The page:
Sugata realised that the SOLEs were missing a vital ingredient: the ‘grandmother effect’ of an encouraging adult on the sidelines. With this in mind, he put out a call for retired UK teachers willing to give up an hour of their time a week to share stories and talk to the children in India. Today, this is known as the Granny Cloud, where children interact with online e-mediators from across the globe to engage in a wide range of informal activities.

ABOVE: The Granny Cloud in action

Sugata then won the 2013 TED Prize with the wish to ‘help design the future of learning by supporting children all over the world to tap into their innate sense of wonder and work together”. 

As a result, he set up eight SOLE research labs: two in the UK, one in Harlem, NY, USA and five in India. Spanning from the hub near Calcutta to the remotest site five hours away in West Bengal, what the locations in India share is a lack of educational opportunities for the children living there coupled with a drive and determination from those communities to turn that around.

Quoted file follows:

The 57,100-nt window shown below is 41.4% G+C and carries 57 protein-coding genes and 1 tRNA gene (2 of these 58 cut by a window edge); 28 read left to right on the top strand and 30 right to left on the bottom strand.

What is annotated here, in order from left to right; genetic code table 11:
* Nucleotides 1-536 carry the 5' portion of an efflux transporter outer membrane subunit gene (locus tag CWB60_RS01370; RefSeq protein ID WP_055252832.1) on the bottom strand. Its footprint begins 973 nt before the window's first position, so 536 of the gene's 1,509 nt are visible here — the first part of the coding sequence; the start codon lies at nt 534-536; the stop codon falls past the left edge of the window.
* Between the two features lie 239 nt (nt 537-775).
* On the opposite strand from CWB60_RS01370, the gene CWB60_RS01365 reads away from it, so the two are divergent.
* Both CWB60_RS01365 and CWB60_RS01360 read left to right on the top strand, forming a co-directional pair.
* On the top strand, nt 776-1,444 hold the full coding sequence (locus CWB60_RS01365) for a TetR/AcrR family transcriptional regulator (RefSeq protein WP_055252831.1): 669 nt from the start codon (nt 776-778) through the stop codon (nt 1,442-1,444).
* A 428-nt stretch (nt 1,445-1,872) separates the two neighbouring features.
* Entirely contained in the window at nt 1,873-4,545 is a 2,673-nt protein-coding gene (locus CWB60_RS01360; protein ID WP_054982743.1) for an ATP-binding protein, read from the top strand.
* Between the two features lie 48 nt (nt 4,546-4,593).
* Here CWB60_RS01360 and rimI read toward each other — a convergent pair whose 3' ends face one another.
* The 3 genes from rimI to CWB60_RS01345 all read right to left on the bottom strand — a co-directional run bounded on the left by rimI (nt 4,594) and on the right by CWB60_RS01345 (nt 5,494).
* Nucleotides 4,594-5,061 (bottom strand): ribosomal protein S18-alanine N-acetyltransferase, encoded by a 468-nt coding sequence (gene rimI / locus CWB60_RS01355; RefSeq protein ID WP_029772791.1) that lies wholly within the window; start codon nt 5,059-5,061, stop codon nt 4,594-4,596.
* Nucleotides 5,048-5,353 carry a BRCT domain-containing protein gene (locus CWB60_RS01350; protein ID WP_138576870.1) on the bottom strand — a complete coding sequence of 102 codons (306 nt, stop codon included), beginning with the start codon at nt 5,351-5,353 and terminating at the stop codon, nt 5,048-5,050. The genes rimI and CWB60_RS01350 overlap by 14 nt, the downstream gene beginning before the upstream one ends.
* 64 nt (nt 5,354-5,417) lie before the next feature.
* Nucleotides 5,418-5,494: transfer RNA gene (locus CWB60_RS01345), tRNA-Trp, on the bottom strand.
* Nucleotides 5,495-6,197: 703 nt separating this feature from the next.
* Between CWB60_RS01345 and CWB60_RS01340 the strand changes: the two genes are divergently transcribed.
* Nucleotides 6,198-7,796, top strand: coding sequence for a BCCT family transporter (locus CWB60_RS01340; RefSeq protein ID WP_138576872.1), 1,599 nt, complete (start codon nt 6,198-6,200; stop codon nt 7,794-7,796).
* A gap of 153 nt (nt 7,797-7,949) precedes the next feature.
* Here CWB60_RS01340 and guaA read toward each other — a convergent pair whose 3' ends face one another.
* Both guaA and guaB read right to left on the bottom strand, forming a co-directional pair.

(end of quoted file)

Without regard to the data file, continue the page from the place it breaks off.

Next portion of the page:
The School in the Cloud online network was also created to help foster ‘learning at the edge of chaos’, enabling children to work together to tap into their innate sense of wonder. Hanging out online in the School in the Cloud are children, SOLE facilitators (teachers, parents, community leader etc.) and Skype Grannies.  

Together, this global community is creating fun and intellectual learning adventures where children ask big questions, work together using technology to find answers, and then presenting their findings. 

The School in the Cloud physical research labs in India, the UK and the US are essentially like a cyber café for children with a few important differences: the computers are big, publicly-visible screens within a glass-walled room and children share the computers in groups rather than working alone.

Wherever they are in the world, the children can chose to investigate with a Skype Granny using online resources, or they can engage in other activities that interest them. The lab belongs to them; it’s their School in the Cloud. In the absence of supervision or formal teaching, it’s an environment where curiosity is sparked through child-directed instruction and peer shared knowledge. 

“We’re putting a foot in the door by saying ‘here’s a new way – try it’. Let’s look at the curriculum top to bottom: if we can convert the curriculum into Big Questions (preferably questions to which no one has an answer) and get children to use problem solving rather than just apply memorised procedures; and turn assessment into peer assessment, then neurophysiology tells us that learning gets enhanced.